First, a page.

Over the weekend, Senator Joe Manchin said that he was a “no” vote on President Joe Biden’s nearly $2 trillion Build Back Better bill.
For the millions of Americans concerned about rising inflation, an ever-growing national debt, and their taxpayer dollars flowing to fund abortions, this is very welcome news.
The Build Back Better bill would have exacerbated the federal government’s debt binge, and harmed families in the process. The bill would have:
- Allowed taxpayer dollars to directly fund abortions.
- Mandated healthcare plans cover abortions.
- Provided “nearly $1.3 billion to help further indoctrinate and brainwash public school students with leftist propaganda, including critical race theory and dangerous gender equity policies.”
- Spent $555 billion to fight climate change.
- Provided free childcare for children under the age of six.
- Offered free universal preschool.
- Granted amnesty to millions of illegal immigrants.
- Mandated companies provide up to 12 weeks of paid family and medical leave.
Speaking with Bret Baier on “Fox News Sunday,” Manchin said, “If I can’t go home and explain to the people of West Virginia, I can’t vote for it. And I cannot vote to continue with this piece of legislation. I just can’t. I’ve tried everything humanly possible. I can’t get there.”
“You’re done? This is a no?” Baier followed up.
“This is a no on this piece of legislation. I have tried everything I know to do,” Manchin affirmed.
The senator’s declaration, combined with the unanimous rejection of the bill from all 50 Republican senators, means Build Back Better is as good as dead.
Senate Democrats have been attempting to use a process called “reconciliation” to pass the Build Back Better bill (HR 5376) after the House of Representatives passed it in November by a 220-213 vote.
Once per year, the Senate can use “reconciliation” to pass a bill related to the budget with only 51 votes, instead of the 60 votes that are usually required.
In a letter to his colleagues on December 20, Senate Majority Leader Chuck Schumer noted that the Senate will still vote on the legislation.
“Senators should be aware that the Senate will, in fact, consider the Build Back Better Act, very early in the new year so that every Member of this body has the opportunity to make their position known on the Senate floor,” Schumer wrote.
However, unless a senator changes their mind, the bill is destined to fail.
Originally, some had called for the Build Back Better bill to spend $5 trillion of taxpayer dollars, before it was revised lower to cost $3.5 trillion.
In an op-ed in The Wall Street Journal in September, Sen. Manchin wrote that he could not support the bill and spend another $3.5 trillion.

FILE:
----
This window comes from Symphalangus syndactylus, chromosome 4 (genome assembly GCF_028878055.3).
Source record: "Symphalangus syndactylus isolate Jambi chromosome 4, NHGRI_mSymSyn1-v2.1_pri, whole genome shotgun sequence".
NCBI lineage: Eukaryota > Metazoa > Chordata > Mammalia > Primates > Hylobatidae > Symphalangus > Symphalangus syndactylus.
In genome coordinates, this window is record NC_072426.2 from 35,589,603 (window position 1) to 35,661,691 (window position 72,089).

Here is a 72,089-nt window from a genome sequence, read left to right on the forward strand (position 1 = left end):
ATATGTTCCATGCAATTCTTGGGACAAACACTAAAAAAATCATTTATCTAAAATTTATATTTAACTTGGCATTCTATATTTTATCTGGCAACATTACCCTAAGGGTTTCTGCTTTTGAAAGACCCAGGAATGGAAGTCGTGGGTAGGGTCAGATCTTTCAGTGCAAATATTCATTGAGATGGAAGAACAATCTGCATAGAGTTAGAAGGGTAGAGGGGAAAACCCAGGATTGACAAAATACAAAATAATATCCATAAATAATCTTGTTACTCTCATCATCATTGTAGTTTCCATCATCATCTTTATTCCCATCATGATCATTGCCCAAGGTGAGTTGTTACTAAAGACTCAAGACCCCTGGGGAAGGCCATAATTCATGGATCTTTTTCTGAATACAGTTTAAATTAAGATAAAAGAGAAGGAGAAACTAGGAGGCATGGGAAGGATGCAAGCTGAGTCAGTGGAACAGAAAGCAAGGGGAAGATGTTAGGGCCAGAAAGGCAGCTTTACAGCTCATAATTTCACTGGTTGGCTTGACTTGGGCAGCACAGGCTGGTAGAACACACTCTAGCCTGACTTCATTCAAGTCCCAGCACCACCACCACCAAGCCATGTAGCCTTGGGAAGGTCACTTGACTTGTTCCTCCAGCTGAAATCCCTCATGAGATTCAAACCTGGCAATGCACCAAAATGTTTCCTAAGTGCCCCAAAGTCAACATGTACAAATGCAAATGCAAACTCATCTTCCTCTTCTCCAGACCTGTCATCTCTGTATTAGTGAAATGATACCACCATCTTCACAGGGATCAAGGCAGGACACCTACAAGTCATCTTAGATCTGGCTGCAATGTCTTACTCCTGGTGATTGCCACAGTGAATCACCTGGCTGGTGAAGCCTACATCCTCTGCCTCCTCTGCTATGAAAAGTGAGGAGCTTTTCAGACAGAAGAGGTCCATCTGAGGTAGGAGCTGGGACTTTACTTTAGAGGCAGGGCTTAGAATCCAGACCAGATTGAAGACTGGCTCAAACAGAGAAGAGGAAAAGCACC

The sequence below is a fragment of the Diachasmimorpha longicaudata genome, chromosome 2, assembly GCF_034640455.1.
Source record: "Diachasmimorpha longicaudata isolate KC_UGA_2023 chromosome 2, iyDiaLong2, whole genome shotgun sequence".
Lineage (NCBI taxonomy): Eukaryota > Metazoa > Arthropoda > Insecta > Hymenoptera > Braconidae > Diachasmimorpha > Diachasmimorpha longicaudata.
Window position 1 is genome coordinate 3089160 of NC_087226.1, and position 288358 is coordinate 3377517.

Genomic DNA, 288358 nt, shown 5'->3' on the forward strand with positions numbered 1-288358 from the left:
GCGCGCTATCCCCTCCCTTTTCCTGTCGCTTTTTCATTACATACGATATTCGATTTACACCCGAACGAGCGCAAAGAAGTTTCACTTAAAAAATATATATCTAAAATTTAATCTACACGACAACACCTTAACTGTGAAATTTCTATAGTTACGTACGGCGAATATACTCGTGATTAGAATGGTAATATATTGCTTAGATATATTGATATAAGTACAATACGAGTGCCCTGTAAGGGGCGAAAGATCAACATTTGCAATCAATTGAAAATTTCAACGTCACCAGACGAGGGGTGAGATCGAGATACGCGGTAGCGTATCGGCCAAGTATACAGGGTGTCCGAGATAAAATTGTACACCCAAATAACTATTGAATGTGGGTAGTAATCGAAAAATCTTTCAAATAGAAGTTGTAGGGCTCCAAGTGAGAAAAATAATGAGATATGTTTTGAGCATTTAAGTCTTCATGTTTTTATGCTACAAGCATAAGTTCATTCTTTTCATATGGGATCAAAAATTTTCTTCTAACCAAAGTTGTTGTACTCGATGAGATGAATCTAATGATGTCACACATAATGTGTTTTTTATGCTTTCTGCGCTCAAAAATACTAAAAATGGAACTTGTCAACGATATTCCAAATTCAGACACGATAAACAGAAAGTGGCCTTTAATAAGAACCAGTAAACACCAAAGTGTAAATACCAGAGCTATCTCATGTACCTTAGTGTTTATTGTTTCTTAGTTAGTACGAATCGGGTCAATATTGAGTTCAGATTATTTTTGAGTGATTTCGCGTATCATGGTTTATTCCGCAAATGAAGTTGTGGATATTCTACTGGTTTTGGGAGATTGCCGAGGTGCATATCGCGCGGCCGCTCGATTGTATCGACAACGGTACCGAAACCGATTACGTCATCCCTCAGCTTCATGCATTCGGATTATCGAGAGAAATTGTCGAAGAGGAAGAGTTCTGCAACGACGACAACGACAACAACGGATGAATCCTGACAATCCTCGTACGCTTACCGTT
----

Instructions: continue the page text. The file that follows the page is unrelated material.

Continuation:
“I, for one, won’t support a $3.5 trillion bill, or anywhere near that level of additional spending, without greater clarity about why Congress chooses to ignore the serious effects inflation and debt have on existing government programs,” the senator wrote.
After his pronouncement, the bill was again revised down to its current form with a price tag of $1.75 trillion.
Congress has already spent an unprecedented sum of money within the last two years, ostensibly to combat the negative effects of government-imposed lockdowns and restrictions due to the COVID-19 pandemic.
All told, prior to any consideration of the Build Back Better Act, Congress spent $6 trillion on coronavirus relief or infrastructure. And that’s on top of all the regular spending that Congress approves.
It’s no wonder that our total national debt has shot up from $23 trillion in the first quarter of 2020, to over $29 trillion today.
Recently, Focus on the Family President Jim Daly warned that the Build Back Better bill would have been an “unprecedented grasp of government overreach” that would threaten to “undermine the institution of the family on a number of levels.”
“At the core of the debate over H.R. 5376 is government’s role in our lives,” Daly added. “The authors of this legislation believe government is in the best position to solve our problems and improve our quality of life. In reality, government almost always makes things worse – borrowing and spending money it doesn’t have to try and fix issues it helped create in the first place.”
The conservative political journal National Review was founded by William F. Buckley in 1955. In an early article explaining the purpose of the journal, Buckley wrote: “It stands athwart history, yelling Stop, at a time when no one is inclined to do so, or to have much patience with those who so urge it.”
Thankfully, because 51 senators were willing to yell “Stop” to spending another $1.75 trillion, American families can wave goodbye to the Build Back Better bill.
Photo from Reuters.